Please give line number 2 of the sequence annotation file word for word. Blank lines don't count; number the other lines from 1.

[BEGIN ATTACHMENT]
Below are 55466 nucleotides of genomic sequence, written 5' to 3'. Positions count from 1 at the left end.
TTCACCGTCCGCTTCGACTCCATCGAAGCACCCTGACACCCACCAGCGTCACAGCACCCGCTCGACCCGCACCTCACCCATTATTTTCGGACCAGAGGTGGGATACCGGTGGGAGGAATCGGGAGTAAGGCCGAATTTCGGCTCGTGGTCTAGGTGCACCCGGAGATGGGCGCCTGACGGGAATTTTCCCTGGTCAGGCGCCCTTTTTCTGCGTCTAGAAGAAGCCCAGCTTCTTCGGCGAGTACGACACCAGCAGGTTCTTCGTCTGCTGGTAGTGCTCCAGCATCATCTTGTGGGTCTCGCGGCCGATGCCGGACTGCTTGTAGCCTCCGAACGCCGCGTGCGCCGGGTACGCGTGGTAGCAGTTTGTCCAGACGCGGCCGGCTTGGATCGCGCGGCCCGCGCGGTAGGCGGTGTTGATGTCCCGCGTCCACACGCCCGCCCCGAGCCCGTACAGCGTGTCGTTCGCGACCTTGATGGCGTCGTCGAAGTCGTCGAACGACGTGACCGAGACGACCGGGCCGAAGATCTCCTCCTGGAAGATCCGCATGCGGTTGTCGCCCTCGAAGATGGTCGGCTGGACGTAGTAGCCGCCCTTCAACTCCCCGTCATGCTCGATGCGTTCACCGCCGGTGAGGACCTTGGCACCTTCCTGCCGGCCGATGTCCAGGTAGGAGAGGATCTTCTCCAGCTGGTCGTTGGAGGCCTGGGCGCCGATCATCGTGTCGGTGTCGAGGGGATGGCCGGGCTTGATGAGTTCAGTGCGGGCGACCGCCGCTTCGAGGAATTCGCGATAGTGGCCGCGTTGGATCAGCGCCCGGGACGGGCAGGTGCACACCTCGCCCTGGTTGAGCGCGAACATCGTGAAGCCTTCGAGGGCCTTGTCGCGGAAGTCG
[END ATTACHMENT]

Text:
TTCACCGTCCGCTTCGACTCCATCGAAGCACCCTGACACCCACCAGCGTCACAGCACCCGCTCGACCCGCACCTCACCCATTATTTTCGGACCAGAGGTGGGATACCGGTGGGAGGAATCGGGAGTAAGGCCGAATTTCGGCTCGTGGTCTAGGTGCACCCGGAGATGGGCGCCTGACGGGAATTTTCCCTGGTCAGGCGCCCTTTTTCTGCGTCTAGAAGAAGCCCAGCTTCTTCGGCGAGTACGACACCAGCAGGTTCTTCGTCTGCTGGTAGTGCTCCAGCATCATCTTGTGGGTCTCGCGGCCGATGCCGGACTGCTTGTAGCCTCCGAACGCCGCGTGCGCCGGGTACGCGTGGTAGCAGTTTGTCCAGACGCGGCCGGCTTGGATCGCGCGGCCCGCGCGGTAGGCGGTGTTGATGTCCCGCGTCCACACGCCCGCCCCGAGCCCGTACAGCGTGTCGTTCGCGACCTTGATGGCGTCGTCGAAGTCGTCGAACGACGTGACCGAGACGACCGGGCCGAAGATCTCCTCCTGGAAGATCCGCATGCGGTTGTCGCCCTCGAAGATGGTCGGCTGGACGTAGTAGCCGCCCTTCAACTCCCCGTCATGCTCGATGCGTTCACCGCCGGTGAGGACCTTGGCACCTTCCTGCCGGCCGATGTCCAGGTAGGAGAGGATCTTCTCCAGCTGGTCGTTGGAGGCCTGGGCGCCGATCATCGTGTCGGTGTCGAGGGGATGGCCGGGCTTGATGAGTTCAGTGCGGGCGACCGCCGCTTCGAGGAATTCGCGATAGTGGCCGCGTTGGATCAGCGCCCGGGACGGGCAGGTGCACACCTCGCCCTGGTTGAGCGCGAACATCGTGAAGCCTTCGAGGGCCTTGTCGCGGAAGTCG